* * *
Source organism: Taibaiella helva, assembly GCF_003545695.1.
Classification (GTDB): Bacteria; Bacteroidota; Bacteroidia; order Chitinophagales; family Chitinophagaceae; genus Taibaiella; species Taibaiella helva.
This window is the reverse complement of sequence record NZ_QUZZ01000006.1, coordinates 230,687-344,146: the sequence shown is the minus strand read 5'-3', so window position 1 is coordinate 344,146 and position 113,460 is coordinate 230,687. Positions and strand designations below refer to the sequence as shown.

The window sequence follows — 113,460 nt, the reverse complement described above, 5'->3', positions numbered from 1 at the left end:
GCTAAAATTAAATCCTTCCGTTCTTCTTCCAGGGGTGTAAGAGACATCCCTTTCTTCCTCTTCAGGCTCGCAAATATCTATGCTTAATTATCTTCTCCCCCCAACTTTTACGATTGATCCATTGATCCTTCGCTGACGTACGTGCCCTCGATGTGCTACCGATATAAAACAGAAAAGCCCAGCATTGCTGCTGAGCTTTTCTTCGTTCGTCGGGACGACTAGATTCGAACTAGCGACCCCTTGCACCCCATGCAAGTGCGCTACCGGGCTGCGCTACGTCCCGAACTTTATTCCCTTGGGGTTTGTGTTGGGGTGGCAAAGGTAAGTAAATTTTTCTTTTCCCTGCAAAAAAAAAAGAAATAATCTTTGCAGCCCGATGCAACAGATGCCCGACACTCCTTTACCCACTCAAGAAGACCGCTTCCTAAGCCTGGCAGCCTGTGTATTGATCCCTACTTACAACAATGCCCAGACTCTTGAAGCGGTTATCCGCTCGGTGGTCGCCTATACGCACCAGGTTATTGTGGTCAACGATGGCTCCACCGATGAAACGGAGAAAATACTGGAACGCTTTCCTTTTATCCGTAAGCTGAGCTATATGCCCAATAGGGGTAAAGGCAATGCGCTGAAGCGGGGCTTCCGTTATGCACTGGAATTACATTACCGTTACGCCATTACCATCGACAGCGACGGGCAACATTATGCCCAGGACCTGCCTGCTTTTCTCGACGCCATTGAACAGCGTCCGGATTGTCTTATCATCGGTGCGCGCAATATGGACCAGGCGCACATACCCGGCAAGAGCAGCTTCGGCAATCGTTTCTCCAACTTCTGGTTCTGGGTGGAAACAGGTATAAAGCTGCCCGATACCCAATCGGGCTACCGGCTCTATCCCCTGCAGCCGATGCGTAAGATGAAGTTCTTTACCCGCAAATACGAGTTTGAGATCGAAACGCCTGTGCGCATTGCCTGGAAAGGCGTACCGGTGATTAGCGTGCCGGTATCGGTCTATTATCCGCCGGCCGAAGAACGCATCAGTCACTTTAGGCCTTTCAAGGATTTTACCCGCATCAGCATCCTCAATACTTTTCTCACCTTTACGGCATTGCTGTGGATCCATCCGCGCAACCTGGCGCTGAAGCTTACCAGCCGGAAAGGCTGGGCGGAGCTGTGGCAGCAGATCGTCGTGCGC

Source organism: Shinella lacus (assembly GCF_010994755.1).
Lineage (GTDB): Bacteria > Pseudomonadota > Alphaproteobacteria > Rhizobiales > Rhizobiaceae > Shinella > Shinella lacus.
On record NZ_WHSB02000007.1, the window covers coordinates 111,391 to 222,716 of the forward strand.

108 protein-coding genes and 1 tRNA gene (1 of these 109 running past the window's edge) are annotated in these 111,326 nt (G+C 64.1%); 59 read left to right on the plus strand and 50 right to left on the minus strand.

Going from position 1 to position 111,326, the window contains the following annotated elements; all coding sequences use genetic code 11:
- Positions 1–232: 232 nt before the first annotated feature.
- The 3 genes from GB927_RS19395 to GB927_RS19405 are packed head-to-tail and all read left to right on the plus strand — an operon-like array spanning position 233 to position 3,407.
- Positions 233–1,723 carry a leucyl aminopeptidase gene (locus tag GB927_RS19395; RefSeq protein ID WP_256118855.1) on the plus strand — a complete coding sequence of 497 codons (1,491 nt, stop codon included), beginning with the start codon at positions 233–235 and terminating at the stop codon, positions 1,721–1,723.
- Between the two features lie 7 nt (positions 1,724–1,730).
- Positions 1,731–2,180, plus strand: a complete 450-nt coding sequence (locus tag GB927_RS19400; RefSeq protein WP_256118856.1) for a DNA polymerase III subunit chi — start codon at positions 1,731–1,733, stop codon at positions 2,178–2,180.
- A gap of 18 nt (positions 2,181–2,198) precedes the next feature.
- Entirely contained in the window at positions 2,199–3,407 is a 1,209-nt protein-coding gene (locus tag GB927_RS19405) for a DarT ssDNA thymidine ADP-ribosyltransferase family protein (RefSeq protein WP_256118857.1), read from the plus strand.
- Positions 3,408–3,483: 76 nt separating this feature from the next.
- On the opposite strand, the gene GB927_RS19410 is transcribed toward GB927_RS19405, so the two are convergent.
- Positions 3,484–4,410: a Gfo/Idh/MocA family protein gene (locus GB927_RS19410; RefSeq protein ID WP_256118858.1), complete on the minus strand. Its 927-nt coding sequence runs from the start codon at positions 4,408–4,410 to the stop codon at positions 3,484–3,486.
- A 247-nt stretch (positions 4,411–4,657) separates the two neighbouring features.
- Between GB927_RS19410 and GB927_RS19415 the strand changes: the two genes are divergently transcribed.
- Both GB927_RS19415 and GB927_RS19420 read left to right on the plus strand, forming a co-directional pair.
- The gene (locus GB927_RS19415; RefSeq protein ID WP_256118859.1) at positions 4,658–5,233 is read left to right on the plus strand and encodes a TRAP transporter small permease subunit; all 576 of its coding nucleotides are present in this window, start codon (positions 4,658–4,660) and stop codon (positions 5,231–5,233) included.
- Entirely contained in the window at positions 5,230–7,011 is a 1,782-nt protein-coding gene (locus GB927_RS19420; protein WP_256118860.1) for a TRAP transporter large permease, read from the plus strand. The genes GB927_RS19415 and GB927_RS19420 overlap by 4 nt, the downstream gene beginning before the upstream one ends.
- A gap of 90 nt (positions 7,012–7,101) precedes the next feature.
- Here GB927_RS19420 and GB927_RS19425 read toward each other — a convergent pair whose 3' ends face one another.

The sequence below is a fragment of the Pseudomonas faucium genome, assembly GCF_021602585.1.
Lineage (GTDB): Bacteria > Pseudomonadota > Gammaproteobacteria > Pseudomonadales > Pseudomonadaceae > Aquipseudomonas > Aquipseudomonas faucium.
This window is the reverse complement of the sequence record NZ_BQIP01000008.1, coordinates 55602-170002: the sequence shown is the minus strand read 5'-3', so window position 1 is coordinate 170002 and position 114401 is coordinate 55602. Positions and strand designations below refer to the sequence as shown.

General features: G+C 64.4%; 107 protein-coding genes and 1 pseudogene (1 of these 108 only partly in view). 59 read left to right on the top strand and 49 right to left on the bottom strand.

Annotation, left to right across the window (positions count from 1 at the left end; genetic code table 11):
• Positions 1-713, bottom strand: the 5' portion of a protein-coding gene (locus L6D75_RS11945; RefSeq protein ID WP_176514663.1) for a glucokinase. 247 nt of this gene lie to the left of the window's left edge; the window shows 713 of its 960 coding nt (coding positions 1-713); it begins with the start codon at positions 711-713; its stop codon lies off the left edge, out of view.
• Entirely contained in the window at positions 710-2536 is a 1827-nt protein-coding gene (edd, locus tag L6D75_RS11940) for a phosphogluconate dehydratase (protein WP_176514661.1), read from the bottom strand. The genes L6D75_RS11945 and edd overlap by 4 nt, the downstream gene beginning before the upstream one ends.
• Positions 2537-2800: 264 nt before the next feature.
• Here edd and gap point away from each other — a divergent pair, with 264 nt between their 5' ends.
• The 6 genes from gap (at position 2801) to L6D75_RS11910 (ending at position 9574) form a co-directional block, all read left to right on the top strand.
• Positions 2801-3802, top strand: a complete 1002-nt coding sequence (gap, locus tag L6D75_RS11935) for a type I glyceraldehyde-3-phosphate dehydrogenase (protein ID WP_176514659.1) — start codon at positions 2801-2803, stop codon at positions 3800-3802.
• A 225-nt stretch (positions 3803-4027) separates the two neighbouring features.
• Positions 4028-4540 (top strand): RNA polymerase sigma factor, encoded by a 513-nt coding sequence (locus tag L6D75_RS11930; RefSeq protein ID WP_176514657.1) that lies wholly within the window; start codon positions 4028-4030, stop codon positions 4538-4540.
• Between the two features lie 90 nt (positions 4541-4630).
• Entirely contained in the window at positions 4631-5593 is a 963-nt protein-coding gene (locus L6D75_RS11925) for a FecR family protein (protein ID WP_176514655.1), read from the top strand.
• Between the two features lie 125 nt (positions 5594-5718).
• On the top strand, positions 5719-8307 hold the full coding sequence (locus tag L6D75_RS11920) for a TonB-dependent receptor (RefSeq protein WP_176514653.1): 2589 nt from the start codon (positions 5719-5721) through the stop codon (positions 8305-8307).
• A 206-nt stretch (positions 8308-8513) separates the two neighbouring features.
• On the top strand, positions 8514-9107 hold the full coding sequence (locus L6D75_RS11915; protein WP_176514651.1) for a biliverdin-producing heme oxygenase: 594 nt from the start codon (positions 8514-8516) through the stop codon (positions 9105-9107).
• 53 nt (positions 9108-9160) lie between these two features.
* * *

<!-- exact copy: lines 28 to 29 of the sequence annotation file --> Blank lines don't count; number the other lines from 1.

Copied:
The sequence below is a fragment of the Pseudomonas faucium genome, assembly GCF_021602585.1.
Lineage (GTDB): Bacteria > Pseudomonadota > Gammaproteobacteria > Pseudomonadales > Pseudomonadaceae > Aquipseudomonas > Aquipseudomonas faucium.